November 23, 2013 8:58:51 PM
Rheta Grimsley Johnson -
PASS CHRISTIAN -- Today she looks like a beautiful Indian princess, like Walt Disney's Pocahontas, her thick black braid rapunzeling down the back of her tunic of red, the color in which her mother dressed her "Mimi."
Author Jesmyn Ward's ancestry is mixed with African, French, Spanish and Native American blood, allowing a rainbow of perspective, which makes her feel "lucky," she says, as a writer. But for facile identification, "I choose to embrace African American. It's a political choice."
Ward, 36, grew up in DeLisle, a shady spot in the road a few miles north of here, a place she lovingly describes in her recent memoir, "Men We Reaped." She is answering a veteran newspaper editor's questions before a friendly audience of home folk, most of them associated with Coast Episcopal School, where not so long ago she was the only black girl, her scholarship paid for by white families who employed her mother as a maid.
A school librarian, she recalls, once gave her 60 books in a box, which Ward suspects the mentor paid for "out of her own pocket."
But this lovely and generally generous place had its dark side, too, the genesis of her book. "Men's bodies litter my family history," she writes. In the span of four years, 2000 to 2004, five young black men she grew up with died violently in unrelated deaths. The first was her brother, Joshua.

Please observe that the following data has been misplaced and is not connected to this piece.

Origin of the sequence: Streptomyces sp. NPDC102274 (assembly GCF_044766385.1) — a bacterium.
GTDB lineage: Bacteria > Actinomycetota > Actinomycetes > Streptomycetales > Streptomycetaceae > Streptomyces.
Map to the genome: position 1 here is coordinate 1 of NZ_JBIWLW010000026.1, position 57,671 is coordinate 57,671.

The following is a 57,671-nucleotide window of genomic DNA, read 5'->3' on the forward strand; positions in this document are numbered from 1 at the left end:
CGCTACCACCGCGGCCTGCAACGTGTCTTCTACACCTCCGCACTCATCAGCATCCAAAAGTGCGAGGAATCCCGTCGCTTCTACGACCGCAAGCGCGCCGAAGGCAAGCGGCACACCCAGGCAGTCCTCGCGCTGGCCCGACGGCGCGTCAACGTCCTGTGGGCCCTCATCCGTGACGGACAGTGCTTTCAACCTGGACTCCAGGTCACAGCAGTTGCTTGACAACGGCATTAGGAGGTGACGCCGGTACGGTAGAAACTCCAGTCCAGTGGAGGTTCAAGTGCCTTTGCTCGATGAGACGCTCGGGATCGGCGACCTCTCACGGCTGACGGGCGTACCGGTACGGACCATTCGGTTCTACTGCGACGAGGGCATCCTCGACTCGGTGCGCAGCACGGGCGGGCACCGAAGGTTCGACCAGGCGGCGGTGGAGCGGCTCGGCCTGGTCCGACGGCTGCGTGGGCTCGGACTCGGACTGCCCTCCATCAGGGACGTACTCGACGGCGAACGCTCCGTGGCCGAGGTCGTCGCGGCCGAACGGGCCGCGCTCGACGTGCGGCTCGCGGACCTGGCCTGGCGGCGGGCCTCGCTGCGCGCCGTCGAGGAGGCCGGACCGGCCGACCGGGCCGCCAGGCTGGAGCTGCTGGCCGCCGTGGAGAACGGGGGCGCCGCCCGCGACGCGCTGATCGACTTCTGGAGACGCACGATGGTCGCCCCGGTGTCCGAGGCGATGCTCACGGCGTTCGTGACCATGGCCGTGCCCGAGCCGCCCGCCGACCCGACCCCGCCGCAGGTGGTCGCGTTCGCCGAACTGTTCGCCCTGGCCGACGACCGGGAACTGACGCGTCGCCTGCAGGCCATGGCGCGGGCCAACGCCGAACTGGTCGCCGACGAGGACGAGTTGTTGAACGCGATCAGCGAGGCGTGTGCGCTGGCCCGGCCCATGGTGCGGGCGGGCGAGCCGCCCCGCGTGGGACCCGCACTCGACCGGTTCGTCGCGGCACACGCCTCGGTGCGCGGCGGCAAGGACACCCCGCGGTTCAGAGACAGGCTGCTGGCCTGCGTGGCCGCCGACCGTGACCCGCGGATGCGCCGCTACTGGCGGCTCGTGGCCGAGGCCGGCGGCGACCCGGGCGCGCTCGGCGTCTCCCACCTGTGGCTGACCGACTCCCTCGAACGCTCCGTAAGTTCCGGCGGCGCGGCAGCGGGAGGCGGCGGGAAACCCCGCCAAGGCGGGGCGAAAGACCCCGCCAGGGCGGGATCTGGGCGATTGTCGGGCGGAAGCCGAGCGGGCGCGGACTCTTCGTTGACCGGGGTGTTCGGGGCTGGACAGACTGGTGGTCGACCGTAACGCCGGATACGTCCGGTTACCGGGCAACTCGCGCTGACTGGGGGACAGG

So now National Book Award winner Ward -- she won for her 2011 novel "Salvage the Bones" -- is explaining her newest book and herself to a home crowd, the toughest audience.
"It's always hard to write a memoir," she says. You write about real people, people you know, and you worry about what they will think.
Finally, Ward decided, she was "willing to take that risk, to make some people mad."
The result was what U.S. Poet Laureate Natasha Trethewey called "a haunting and essential read." And it made some mad. But it also made some think.
Ward's stories are so bound up with the Gulf Coast and its unique culture that it's no surprise she came home, keeps coming home. "Something always pulled me back. There is real worth in living in a place like this. ... These are the people I'm interested in writing about."
To live where you grew up is the easiest and the toughest thing a body can do. And to write about it while living there takes courage.
The most appealing thing about this strong woman, who looks about 20 but has the self-composure and wisdom of a wise octogenarian, is her willingness to admit she doesn't have all the answers. After exploring the violent deaths of young black men who grew up hearing and eventually believing that "you don't mean much," Wards says she doesn't really know how to change that pattern.
"I'm young, and I don't know enough." But talking about it, writing about it, is a start.
In her travels far and wide, she says, outsiders mostly think ill of Mississippi. They may admire its writers, but they don't understand how a successful, accomplished woman like herself could return.
And that's part of the reason she did. This place she loves has faults, same as any other, but great potential to be better. And away from it, "I was very lonely."